Evidence from the industry and official Home Office figures show that there is a growing problem of violence and abuse in the retail sector. This is despite retailers investing £1.2 billion in crime prevention equipment and training to protect shopworkers from violence, abuse and crime.
Retailers and their colleagues often face abuse just for enforcing the law and doing their job. The most common triggers for violence and abuse are encountering shop thieves, enforcing age restrictions, and refusing the sale of alcohol to intoxicated customers.
The business groups and Usdaw have called for the following measures to be introduced to tackle the problem:
Paddy Lillis, General Secretary, Usdaw said:
- Tougher penalties for attacks on shopworkers
- More effective interventions to stop repeat offenders
- Make retail crime and violence a priority in every Police and Crime Commissioner’s local plan
- Focus new police resources on community policing to promote a consistent response across all force areas
“Usdaw’s research has shown that over 400* shopworkers across all sectors of retail are assaulted every day. Today’s ACS report confirms that the problem is a particular issue for the convenience sector. When retail employers and the shopworkers’ trade union jointly call for action to stem this growing epidemic of violence against shop staff, it’s time for Ministers to sit up and take notice.
“All too often criminals feel they can get away with assaulting shop staff and are not punished. That’s why we need Government action to help protect staff through the creation of a simple stand-alone offence that is widely recognised and understood by the public, police, the judiciary and most importantly criminals.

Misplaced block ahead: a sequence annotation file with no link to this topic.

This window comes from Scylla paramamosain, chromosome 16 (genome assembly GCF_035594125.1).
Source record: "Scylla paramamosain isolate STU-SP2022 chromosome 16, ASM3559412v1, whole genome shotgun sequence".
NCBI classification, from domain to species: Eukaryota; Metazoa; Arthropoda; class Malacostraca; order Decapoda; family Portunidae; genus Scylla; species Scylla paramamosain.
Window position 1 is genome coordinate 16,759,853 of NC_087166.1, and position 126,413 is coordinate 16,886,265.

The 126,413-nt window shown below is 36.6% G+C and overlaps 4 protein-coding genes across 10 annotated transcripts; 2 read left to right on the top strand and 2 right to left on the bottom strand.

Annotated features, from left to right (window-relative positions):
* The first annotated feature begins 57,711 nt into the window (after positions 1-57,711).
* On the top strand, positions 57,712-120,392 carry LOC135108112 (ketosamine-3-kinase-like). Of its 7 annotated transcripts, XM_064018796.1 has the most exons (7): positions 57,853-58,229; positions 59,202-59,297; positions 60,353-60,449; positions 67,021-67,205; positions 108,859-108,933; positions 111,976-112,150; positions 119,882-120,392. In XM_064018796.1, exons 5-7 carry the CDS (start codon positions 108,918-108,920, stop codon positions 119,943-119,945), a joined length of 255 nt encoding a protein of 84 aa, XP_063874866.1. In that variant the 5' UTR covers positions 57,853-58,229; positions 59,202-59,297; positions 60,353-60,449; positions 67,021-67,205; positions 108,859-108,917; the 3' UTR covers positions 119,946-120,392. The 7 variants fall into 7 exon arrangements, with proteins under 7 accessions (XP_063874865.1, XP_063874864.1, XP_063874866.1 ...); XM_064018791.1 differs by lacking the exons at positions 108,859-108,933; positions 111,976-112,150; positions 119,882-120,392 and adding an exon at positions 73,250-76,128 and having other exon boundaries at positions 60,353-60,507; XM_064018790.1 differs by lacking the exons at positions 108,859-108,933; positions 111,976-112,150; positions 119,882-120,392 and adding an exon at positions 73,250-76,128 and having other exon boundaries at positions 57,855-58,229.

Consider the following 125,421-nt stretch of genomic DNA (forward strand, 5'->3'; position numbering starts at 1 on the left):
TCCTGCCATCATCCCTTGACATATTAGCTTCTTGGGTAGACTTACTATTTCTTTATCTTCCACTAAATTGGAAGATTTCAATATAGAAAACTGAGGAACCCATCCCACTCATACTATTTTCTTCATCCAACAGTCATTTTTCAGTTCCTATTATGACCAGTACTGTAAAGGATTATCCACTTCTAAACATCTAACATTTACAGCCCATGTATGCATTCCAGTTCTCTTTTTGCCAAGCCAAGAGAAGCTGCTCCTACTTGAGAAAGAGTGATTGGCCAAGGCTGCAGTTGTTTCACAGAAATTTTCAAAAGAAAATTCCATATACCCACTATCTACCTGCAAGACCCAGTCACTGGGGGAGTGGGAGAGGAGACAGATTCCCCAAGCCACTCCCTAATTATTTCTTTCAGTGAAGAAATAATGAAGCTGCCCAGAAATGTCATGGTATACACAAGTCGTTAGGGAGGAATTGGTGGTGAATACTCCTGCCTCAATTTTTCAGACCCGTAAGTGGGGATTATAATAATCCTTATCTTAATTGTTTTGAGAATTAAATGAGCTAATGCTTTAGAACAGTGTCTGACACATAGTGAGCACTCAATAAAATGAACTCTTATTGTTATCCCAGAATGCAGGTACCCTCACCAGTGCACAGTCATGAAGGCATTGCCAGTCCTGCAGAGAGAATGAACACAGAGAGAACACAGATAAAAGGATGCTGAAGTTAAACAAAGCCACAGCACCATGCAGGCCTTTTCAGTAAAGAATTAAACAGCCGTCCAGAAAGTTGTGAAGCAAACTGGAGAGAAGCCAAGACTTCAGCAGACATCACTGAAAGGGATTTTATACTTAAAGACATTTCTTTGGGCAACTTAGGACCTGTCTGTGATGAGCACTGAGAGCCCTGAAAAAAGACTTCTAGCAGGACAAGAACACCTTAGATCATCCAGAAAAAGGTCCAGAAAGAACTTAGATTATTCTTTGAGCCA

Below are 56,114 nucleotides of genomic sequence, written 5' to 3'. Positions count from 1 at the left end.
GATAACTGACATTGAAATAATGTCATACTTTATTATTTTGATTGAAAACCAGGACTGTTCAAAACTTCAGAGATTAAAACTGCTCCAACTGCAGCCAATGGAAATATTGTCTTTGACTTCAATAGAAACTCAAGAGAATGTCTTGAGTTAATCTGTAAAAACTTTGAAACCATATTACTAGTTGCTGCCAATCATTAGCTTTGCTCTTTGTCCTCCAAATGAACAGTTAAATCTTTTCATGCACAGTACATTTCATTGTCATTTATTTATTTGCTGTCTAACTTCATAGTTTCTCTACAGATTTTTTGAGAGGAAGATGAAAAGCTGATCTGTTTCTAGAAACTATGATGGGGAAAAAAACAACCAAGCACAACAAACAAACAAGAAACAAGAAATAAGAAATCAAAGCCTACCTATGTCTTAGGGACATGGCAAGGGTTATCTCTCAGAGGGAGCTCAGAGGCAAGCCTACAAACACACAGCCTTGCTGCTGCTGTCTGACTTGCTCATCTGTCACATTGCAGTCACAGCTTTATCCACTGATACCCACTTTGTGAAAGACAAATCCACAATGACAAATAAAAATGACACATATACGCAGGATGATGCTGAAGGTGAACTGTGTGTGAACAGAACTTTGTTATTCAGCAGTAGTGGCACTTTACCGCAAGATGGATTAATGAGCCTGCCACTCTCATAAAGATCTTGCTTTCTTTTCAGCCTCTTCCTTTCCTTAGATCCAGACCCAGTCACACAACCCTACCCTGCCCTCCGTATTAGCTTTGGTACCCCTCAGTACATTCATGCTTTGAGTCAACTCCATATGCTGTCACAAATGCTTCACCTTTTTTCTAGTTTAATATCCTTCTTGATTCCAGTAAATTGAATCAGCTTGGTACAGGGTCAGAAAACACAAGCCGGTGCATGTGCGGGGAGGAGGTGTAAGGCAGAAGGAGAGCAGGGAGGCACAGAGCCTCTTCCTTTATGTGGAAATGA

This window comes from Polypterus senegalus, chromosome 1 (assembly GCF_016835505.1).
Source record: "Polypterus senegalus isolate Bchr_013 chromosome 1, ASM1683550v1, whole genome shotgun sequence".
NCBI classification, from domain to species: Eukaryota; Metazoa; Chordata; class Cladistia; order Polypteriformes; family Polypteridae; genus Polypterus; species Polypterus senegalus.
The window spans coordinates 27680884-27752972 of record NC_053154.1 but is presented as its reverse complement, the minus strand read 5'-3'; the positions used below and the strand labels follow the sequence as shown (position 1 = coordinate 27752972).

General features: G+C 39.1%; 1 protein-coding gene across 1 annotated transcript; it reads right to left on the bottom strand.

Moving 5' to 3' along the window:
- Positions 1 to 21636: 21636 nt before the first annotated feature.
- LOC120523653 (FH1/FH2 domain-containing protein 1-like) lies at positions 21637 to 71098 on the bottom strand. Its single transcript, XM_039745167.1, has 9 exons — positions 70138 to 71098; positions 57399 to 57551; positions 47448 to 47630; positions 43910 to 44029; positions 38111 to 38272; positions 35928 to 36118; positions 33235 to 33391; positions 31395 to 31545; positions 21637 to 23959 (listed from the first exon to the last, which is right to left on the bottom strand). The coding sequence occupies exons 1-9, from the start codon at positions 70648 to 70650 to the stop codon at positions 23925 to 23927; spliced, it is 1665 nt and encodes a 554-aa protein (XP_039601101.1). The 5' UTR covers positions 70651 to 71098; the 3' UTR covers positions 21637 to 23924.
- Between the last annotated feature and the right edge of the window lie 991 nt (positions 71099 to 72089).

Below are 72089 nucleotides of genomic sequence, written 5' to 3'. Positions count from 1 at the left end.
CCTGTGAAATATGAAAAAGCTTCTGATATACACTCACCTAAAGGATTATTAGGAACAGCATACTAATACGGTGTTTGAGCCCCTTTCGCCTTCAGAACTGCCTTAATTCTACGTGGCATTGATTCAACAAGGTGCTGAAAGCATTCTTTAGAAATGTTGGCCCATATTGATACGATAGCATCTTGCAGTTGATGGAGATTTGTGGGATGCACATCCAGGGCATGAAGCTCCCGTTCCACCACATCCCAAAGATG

“Our message is clear, abuse is not a part of the job. Retail staff have a crucial role in our communities and that role must be valued and respected, they deserve the protection of the law.”
ACS chief executive James Lowman said:
“In the convenience sector alone, we estimate that there have been around 50,000 incidents of violence and abuse against people working in shops. The justice system is not doing enough to tackle the cycle of repeat offending, and retailers lack confidence in the police’s ability to deal with crimes committed against their business. We’re sending a clear message to the Government that change is needed to better support our members.”
Helen Dickinson OBE, BRC Chief Executive, said:
“Over 400 retail workers suffer as a result of violence or abuse every day. These are real people, whose hard work is felt by millions of customers every day. Violence in retail leaves a lasting impact on those affected, as well as their colleagues, families and local communities.
“We need a stronger police response to criminal incidents, and tougher sentences for those who assault retail workers. No one should have to go to work fearing violence or threats.”
Stuart Reddish, National President, NFRN said:
"No retailer should feel scared to provide for their family, yet assaults on shop staff are at their highest level in decades and the impact can be both devastating and long lasting, for them, for their families and for their communities too.